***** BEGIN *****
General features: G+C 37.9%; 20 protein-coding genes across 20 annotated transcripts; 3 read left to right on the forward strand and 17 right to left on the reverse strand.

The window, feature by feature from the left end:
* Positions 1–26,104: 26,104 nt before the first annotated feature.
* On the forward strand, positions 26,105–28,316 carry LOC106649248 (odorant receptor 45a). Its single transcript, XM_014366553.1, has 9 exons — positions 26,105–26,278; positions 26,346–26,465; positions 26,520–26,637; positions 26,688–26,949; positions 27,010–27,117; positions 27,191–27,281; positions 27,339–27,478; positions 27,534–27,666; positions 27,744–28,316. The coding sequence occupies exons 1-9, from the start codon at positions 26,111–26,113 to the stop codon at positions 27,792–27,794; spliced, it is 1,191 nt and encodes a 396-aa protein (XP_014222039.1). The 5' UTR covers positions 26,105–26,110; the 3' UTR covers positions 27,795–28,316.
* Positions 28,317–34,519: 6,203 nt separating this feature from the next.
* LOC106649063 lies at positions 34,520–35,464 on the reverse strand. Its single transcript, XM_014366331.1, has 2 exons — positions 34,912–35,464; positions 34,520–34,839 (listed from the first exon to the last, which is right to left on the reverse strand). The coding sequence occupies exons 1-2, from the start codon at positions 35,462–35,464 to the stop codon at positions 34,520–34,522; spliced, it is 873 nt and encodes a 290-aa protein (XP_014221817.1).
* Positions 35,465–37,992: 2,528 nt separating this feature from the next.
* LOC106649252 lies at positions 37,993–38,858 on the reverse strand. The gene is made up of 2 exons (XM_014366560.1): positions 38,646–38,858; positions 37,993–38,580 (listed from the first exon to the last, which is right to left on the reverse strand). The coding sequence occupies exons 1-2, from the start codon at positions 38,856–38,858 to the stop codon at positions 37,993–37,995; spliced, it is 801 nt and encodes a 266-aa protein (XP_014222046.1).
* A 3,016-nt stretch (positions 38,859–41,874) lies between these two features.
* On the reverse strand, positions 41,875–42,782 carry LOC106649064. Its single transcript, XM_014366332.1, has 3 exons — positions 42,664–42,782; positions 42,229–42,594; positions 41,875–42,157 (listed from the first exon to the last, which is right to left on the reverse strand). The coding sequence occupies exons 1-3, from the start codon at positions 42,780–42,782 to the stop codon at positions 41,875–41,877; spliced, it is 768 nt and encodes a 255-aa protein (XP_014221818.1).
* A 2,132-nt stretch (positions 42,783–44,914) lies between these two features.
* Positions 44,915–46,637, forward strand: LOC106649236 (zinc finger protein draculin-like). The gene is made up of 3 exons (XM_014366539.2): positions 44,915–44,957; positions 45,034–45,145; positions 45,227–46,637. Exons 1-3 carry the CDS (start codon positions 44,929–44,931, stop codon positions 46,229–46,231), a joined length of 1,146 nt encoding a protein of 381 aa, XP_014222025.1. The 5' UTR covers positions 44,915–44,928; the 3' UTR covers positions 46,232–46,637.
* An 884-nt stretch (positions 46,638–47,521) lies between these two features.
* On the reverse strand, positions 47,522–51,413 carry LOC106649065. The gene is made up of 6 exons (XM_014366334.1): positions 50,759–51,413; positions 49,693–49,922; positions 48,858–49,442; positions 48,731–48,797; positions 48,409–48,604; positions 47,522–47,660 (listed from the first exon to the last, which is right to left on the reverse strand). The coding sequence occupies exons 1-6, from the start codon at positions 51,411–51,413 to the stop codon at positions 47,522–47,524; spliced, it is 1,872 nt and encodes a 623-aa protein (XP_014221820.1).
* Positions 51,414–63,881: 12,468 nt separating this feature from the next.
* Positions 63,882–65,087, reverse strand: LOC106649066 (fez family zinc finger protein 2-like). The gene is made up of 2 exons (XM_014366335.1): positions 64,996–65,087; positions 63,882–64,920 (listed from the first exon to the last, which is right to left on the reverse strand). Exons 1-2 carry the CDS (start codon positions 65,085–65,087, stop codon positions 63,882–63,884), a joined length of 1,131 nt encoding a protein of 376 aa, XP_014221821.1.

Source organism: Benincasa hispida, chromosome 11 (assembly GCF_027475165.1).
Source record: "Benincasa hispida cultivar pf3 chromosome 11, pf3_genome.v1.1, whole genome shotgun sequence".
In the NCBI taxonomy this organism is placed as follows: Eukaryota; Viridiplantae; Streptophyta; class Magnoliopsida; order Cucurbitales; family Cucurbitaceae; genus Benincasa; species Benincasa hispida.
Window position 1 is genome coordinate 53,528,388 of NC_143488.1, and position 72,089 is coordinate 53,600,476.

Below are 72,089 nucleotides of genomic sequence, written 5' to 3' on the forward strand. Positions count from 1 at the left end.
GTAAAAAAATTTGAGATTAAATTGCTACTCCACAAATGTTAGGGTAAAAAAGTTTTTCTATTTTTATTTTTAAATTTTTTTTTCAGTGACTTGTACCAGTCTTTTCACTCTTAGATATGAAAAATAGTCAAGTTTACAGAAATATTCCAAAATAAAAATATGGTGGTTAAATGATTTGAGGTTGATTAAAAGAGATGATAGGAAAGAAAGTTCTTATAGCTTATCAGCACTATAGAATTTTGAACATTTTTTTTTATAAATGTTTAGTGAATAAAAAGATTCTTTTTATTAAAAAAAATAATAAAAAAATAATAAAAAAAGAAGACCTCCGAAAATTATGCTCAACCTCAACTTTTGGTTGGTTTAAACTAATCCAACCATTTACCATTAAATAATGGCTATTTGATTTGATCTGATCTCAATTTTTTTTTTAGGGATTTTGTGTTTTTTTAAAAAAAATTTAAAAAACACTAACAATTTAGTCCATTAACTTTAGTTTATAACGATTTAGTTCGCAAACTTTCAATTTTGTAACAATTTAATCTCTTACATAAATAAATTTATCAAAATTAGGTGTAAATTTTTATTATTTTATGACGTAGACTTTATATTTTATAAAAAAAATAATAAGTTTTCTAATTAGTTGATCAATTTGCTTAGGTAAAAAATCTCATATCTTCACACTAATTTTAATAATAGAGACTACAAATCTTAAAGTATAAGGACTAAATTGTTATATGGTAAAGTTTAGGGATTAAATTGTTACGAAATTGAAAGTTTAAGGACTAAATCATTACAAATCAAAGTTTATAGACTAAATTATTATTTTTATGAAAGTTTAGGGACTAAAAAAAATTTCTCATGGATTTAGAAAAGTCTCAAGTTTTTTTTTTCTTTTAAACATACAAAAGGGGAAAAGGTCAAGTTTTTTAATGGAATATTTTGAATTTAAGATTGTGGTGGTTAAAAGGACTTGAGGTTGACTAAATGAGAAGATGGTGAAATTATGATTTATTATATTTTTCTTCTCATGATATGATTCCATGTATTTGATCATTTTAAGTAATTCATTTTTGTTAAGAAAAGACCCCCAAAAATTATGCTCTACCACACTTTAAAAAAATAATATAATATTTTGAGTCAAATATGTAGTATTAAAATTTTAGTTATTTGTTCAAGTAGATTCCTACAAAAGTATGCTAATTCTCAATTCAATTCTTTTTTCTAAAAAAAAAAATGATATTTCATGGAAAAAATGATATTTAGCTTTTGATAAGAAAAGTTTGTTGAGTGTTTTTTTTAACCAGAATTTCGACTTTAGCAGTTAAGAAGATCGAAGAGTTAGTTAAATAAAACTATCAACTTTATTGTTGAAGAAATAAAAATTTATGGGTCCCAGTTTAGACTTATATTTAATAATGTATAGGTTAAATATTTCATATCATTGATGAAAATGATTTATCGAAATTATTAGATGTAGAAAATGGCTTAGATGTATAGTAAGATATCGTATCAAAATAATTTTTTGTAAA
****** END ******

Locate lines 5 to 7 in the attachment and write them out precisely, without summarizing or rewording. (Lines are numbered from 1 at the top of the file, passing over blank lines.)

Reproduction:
* Positions 28,317–34,519: 6,203 nt separating this feature from the next.
* LOC106649063 lies at positions 34,520–35,464 on the reverse strand. Its single transcript, XM_014366331.1, has 2 exons — positions 34,912–35,464; positions 34,520–34,839 (listed from the first exon to the last, which is right to left on the reverse strand). The coding sequence occupies exons 1-2, from the start codon at positions 35,462–35,464 to the stop codon at positions 34,520–34,522; spliced, it is 873 nt and encodes a 290-aa protein (XP_014221817.1).
* Positions 35,465–37,992: 2,528 nt separating this feature from the next.